Forex: How to buy and sell

Mike Page
Authored by Mike Page
Posted Wednesday, July 8, 2020 - 6:00am

The notion of exchange has existed for centuries. Since the dawn of global trade, humans have been buying and selling currencies. Today, anyone can access the global market and capitalize on its trends. Here are the basics of retail trading activity. 

Today, national currencies are bought and sold by institutions and individuals. Those acting as retail traders connect to the exchange through brokers and dedicated software. Learn all about Forex trading on, and see if it suits you. If you are willing to learn, this may become your steady source of income.

Overview of Instruments

So, what does trading actually involve? All accepted currencies are valued against one another, forming pairs. These follow the general formula: base currency/counter currency. Hence, the price for EUR/JPY shows how many Japanese yen one Euro costs.

There are two values at the same time: one for the seller (Bid) and one for the buyer (Ask). The former is always higher than the latter. The difference is known as the spread or major profit source for many brokers.

Most popular pairings include the US dollar. All combinations are classified based on the economies they represent. They may be:

  • Major,
  • Minor, or
  • Exotic.

Generally, most liquid instruments belong to the largest economies (e.g., the Swiss franc, the British pound, or the Australian dollar). Liquidity means that the buyers and sellers find it easy to connect in the global over-the-counter market. Exotics like the Thai baht are notorious for their low liquidity, as they are linked to emerging economic systems.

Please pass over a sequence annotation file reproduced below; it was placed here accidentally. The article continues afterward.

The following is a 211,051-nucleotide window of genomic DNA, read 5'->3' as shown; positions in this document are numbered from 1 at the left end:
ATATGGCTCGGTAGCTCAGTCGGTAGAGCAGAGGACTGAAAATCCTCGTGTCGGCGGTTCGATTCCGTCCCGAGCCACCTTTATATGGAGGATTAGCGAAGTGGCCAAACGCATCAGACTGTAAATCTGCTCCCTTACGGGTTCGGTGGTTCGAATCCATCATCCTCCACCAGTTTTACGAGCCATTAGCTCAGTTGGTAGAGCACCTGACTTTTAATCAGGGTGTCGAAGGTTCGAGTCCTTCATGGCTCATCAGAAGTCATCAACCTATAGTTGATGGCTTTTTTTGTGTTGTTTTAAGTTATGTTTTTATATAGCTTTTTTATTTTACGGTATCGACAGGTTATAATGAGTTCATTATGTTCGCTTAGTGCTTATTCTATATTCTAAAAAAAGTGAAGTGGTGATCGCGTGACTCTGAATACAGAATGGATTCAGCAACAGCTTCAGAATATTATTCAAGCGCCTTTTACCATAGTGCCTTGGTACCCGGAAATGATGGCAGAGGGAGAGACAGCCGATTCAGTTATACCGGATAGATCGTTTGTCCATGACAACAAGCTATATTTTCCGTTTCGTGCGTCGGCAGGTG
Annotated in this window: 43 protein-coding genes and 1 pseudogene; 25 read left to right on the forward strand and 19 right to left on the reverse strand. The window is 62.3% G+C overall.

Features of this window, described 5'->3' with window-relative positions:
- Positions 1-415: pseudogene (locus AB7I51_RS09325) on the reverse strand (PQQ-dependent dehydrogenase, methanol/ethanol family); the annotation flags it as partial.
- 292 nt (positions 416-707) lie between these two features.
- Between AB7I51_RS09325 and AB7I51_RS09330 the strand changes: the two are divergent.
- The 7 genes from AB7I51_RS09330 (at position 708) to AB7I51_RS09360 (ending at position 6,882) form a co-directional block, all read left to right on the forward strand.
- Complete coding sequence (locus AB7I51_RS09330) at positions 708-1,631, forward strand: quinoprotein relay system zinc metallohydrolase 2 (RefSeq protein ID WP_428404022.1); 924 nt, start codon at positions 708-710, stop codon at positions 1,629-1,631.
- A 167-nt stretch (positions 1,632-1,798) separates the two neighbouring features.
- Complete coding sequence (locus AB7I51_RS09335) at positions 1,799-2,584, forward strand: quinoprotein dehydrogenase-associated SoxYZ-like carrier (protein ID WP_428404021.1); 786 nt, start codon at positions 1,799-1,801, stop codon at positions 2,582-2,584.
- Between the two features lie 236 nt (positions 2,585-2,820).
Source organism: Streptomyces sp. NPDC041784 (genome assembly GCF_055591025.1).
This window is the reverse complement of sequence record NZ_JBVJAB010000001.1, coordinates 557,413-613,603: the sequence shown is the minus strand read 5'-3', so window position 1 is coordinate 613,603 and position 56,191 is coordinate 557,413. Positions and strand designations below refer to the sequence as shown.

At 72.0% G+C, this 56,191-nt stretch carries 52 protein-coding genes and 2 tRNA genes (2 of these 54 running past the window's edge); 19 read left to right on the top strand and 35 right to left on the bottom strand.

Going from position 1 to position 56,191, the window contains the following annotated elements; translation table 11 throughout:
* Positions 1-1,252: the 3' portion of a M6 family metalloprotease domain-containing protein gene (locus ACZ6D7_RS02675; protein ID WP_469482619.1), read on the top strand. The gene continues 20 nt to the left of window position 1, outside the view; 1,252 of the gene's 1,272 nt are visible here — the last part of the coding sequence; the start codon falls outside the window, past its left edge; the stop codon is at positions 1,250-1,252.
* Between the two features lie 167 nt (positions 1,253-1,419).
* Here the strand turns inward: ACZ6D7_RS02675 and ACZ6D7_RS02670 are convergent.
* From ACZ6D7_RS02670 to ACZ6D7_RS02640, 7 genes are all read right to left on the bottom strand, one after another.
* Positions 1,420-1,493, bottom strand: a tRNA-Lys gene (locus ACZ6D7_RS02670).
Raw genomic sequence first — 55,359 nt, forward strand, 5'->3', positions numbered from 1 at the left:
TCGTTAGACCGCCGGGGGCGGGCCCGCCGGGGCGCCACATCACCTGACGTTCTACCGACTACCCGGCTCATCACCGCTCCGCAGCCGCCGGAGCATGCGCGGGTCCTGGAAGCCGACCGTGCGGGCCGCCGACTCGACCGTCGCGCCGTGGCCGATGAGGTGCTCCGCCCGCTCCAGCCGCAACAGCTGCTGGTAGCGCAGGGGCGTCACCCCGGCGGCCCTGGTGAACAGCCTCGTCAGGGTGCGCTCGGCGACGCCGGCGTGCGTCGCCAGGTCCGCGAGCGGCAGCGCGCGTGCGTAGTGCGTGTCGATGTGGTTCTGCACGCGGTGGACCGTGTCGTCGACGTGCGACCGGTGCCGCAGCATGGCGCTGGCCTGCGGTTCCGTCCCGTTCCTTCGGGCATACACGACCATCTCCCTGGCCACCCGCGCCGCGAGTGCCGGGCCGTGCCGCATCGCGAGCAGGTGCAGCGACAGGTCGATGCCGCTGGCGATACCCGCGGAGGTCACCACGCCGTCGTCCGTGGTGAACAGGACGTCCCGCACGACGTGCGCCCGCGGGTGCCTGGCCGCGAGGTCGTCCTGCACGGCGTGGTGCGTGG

Key Objective

The end goal is to foresee the direction of prices and take action to capitalize on predicted changes. Both upward and downward trends can be profitable when they are anticipated. For instance, if you expect the price to soar, you can buy more lots today and profit from selling them later (long position). On the other hand, if a decrease is projected, traders may sell their instruments through short positions. This way, they will buy more lots back.

Decisions are based on financial knowledge. Digital trading terminals give access to the latest economic news and assorted forecast aids. To understand when to open a position, a user monitors the markets closely. If they have little time for analysis, the job may be delegated to a strategy manager.

Betting on Price Movements

Forecasting tools make decision-making easier. Basically, any participant bets that their instrument will appreciate or depreciate against its counter currency. If the prediction comes true, they cash in. If it does not, they make a loss, which may be limited.

Automated features of digital platforms limit risks for buyers and sellers alike. Users specify the price at which their trade will be executed. Fluency in the financial analysis allows traders to spot favourable entry points. Timing is of the essence, but risk management is just as vital.


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